• Darrell

      Jack you are spot on yourself. It is amazing how many horses trained by certain trainers at ALL levels of competition are able to set very fast early fractions and when they get hooked at the quarter pole by a horse trying to close they are miraculously able to re-break and pull away. Plain and simple horses cannot do this on a regular basis with the use of only legal therapeutic medications (and horses definitely did not do this 20 plus years ago and bute and lasix were in use then). Most every super trainer’s horses always go straight to the front and keep on going even when they shouldn’t. I am glad to see Barry Irwin put it out there that a telltale sign of doping is horses not getting tired when they should – it is so obvious to me but nobody seems to want to acknowledge or call that out. Unfortunately I see this tell tale sign at many, many tracks in everything from $5k claiming races to our most prestigious Grade I races.

  • Lonestar95

    I don’t think Barry Irwin has ever said anything I didn’t agree with. He is a blessing to The Sport and a man of class and integrity. I’d love to work for him .

  • Tinky

    I just wish that he’d use his real name.

    ;>)`

    • William Evins

      God tink you beat me to that one

    • McGov

      hahahahahahahaha! Almost choked on my coffee there ….I know right?

  • kmlman

    What are the telltale signs of cheating in racing?
    Horses that tire less than they are supposed to.

    Hmmmm
    . . . Nyquist, with his pedigree, appears to be able to run all day . .
    .a trainer well known, even without milkshaking, for pushing the
    envelope in an attempt to reduce lactic acid buildup (and who has
    admitted to it). Just sayin. I hope he gets beat.

    • Stuart H.

      Is there an echo in here? You posted this earlier. Sheer conjecture and surmise. Past behavior is never the final arbiter of current conditions. There is no evidence that Doug is currently doing ANYTHING untoward while conditioning Nyquist. If you have any evidence, and not supposition, please let us know. Perhaps the horse is just that good? The good ones often outrun their pedigree (see Cal Chrome, AP).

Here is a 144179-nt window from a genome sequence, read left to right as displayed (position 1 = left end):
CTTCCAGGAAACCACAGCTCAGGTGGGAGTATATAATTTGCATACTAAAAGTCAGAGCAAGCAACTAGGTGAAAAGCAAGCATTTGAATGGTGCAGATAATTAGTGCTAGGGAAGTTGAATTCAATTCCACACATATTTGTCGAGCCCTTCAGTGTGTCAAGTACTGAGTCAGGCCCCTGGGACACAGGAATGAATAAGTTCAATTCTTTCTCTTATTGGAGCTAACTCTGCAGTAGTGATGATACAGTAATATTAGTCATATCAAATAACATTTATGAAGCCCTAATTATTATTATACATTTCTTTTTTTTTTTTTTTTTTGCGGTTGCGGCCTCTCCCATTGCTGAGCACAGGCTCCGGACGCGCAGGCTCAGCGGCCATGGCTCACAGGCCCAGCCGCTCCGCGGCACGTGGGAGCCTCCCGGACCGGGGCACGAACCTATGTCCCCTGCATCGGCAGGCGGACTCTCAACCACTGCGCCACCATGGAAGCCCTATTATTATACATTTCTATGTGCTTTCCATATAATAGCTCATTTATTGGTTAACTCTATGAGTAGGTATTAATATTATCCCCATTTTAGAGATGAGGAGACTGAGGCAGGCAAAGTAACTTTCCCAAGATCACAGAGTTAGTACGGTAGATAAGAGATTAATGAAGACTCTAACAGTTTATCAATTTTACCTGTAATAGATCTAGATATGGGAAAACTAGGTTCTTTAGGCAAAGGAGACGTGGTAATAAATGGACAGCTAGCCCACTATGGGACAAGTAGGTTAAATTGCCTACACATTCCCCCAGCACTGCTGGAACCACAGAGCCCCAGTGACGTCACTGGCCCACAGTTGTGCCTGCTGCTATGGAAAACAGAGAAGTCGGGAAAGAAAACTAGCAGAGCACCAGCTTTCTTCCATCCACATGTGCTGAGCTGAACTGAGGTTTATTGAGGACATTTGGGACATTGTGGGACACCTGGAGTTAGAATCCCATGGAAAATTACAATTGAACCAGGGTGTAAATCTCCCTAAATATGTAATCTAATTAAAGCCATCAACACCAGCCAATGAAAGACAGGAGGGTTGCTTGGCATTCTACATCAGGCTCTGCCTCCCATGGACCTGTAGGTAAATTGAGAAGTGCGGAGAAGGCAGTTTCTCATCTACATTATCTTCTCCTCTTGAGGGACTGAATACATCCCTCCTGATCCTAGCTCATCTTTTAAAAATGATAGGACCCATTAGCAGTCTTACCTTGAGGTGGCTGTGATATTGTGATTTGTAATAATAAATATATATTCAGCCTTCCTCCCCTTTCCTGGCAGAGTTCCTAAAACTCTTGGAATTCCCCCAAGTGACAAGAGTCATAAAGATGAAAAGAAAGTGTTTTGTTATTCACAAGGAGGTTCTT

It deminishes real cheating and violations when people just conjure and speculate without any facts.

      • Tim Lambro Sr.

        Yeah, really man……kmlman, we get it, we get it………….you got a hard on for O’Neill……….

  • G. Rarick

    I’m glad Barry hasn’t tired of the battle to bring honesty to racing. Keep up the fight!

  • kmlman

    Ok, was my comment deleted? It’s an opinion based on an admission. It should not have been deleted. I am going to post it again. If it is deleted again, que sera sera.

  • kmlman

    “What are the telltale signs of cheating in racing?
    Horses that tire less than they are supposed to.”

    Hmmmm
    . . . Nyquist, with his pedigree, appears to be able to run all day . .
    .a trainer well known, even without milkshaking, for pushing the
    envelope in an attempt to reduce lactic acid buildup (and who has
    admitted to it). Just sayin. I hope he gets beat.

    • vinceNYC

      Just sayin…drugs in racing have been around for a century ..just sayin Chromes pedigree was far more limited than Nyquist …just sayin horses frequently outrun their pedigree…nice to be able to slander reputations behnd a keyboard just sayin…maybe UNBEATEN Nyquist is just that good just sayin

      • juleswins3

        Amen, amen and amen!!!

      • Stuart H.

        Good rebuttal, vinceNYC!

    • Michael Cusortelli

      Why don’t you sign your actual name to your accusatory posts?
      Just sayin…

  • kmlman

    Actually, that should say, “Nyquist, with his less than formidable pedigree with regard to stamina, appears to be able to run all day . .